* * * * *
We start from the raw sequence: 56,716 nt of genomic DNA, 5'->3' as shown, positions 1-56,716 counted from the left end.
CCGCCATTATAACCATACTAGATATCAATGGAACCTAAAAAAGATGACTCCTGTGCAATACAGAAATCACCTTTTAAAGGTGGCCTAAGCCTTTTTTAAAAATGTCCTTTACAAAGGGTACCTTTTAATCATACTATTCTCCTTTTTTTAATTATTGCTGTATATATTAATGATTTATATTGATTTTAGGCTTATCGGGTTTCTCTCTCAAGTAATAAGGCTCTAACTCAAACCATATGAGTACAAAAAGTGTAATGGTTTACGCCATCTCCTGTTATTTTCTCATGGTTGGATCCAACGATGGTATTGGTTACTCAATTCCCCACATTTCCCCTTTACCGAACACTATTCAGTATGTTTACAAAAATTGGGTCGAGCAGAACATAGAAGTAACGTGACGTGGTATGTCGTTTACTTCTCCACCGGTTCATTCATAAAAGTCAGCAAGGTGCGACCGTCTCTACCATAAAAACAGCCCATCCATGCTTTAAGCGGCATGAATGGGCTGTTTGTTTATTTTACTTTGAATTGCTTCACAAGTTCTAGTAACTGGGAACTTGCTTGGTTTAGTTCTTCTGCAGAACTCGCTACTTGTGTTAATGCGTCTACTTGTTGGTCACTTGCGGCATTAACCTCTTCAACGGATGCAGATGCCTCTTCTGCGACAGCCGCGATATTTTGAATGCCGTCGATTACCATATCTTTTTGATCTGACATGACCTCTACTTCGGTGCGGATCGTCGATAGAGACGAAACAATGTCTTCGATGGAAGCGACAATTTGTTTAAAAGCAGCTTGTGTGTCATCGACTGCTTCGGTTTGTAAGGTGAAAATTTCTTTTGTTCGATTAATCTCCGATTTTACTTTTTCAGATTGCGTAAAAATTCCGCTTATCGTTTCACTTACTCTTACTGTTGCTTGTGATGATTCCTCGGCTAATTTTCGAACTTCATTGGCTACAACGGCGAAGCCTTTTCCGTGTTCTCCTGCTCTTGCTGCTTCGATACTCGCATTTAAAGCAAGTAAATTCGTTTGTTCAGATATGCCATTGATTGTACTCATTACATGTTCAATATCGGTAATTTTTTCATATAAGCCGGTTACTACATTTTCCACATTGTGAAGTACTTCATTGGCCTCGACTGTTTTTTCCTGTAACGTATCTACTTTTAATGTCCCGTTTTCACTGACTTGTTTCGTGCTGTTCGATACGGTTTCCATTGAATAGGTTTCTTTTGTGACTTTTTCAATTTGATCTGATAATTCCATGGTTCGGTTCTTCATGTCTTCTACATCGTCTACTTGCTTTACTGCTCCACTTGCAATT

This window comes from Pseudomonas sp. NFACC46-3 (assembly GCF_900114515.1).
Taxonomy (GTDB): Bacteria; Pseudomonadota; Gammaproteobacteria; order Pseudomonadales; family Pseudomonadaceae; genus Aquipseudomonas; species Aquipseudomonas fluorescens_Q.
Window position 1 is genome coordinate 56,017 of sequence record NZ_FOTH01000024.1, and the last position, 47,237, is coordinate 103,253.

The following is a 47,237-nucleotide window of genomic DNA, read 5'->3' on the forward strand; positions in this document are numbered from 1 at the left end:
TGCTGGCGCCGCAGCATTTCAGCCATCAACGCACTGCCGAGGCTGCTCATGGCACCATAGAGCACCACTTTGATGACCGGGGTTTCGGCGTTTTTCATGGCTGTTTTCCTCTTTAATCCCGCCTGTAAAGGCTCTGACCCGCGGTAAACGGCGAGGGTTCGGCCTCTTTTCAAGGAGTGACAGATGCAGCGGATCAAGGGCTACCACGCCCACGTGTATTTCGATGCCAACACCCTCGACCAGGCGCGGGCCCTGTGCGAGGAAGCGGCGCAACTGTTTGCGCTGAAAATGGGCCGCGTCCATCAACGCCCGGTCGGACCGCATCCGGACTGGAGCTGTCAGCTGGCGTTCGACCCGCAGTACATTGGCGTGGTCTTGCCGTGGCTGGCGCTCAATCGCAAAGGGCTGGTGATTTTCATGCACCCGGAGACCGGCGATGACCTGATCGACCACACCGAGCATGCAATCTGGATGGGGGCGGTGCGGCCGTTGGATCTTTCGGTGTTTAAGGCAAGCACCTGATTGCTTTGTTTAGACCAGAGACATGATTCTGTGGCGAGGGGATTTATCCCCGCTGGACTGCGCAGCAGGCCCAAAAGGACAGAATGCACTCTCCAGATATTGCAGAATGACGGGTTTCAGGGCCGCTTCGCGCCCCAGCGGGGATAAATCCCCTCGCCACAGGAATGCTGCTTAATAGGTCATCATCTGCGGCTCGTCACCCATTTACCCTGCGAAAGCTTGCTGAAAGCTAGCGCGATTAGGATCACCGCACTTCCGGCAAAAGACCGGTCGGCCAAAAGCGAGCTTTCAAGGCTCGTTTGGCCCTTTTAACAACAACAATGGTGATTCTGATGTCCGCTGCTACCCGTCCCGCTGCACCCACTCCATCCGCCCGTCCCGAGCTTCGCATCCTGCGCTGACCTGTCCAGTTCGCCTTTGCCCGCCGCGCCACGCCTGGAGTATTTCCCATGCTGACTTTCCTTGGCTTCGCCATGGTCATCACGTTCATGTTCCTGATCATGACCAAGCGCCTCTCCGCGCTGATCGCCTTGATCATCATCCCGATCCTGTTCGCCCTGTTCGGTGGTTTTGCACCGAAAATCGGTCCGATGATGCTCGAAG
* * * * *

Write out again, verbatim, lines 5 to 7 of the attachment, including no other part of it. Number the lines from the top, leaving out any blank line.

Window position 1 is genome coordinate 56,017 of sequence record NZ_FOTH01000024.1, and the last position, 47,237, is coordinate 103,253.

The following is a 47,237-nucleotide window of genomic DNA, read 5'->3' on the forward strand; positions in this document are numbered from 1 at the left end:
TGCTGGCGCCGCAGCATTTCAGCCATCAACGCACTGCCGAGGCTGCTCATGGCACCATAGAGCACCACTTTGATGACCGGGGTTTCGGCGTTTTTCATGGCTGTTTTCCTCTTTAATCCCGCCTGTAAAGGCTCTGACCCGCGGTAAACGGCGAGGGTTCGGCCTCTTTTCAAGGAGTGACAGATGCAGCGGATCAAGGGCTACCACGCCCACGTGTATTTCGATGCCAACACCCTCGACCAGGCGCGGGCCCTGTGCGAGGAAGCGGCGCAACTGTTTGCGCTGAAAATGGGCCGCGTCCATCAACGCCCGGTCGGACCGCATCCGGACTGGAGCTGTCAGCTGGCGTTCGACCCGCAGTACATTGGCGTGGTCTTGCCGTGGCTGGCGCTCAATCGCAAAGGGCTGGTGATTTTCATGCACCCGGAGACCGGCGATGACCTGATCGACCACACCGAGCATGCAATCTGGATGGGGGCGGTGCGGCCGTTGGATCTTTCGGTGTTTAAGGCAAGCACCTGATTGCTTTGTTTAGACCAGAGACATGATTCTGTGGCGAGGGGATTTATCCCCGCTGGACTGCGCAGCAGGCCCAAAAGGACAGAATGCACTCTCCAGATATTGCAGAATGACGGGTTTCAGGGCCGCTTCGCGCCCCAGCGGGGATAAATCCCCTCGCCACAGGAATGCTGCTTAATAGGTCATCATCTGCGGCTCGTCACCCATTTACCCTGCGAAAGCTTGCTGAAAGCTAGCGCGATTAGGATCACCGCACTTCCGGCAAAAGACCGGTCGGCCAAAAGCGAGCTTTCAAGGCTCGTTTGGCCCTTTTAACAACAACAATGGTGATTCTGATGTCCGCTGCTACCCGTCCCGCTGCACCCACTCCATCCGCCCGTCCCGAGCTTCGCATCCTGCGCTGACCTGTCCAGTTCGCCTTTGCCCGCCGCGCCACGCCTGGAGTATTTCCCATGCTGACTTTCCTTGGCTTCGCCATGGTCATCACGTTCATGTTCCTGATCATGACCAAGCGCCTCTCCGCGCTGATCGCCTTGATCATCATCCCGATCCTGTTCGCCCTGTTCGGTGGTTTTGCACCGAAAATCGGTCCGATGATGCTCGAAG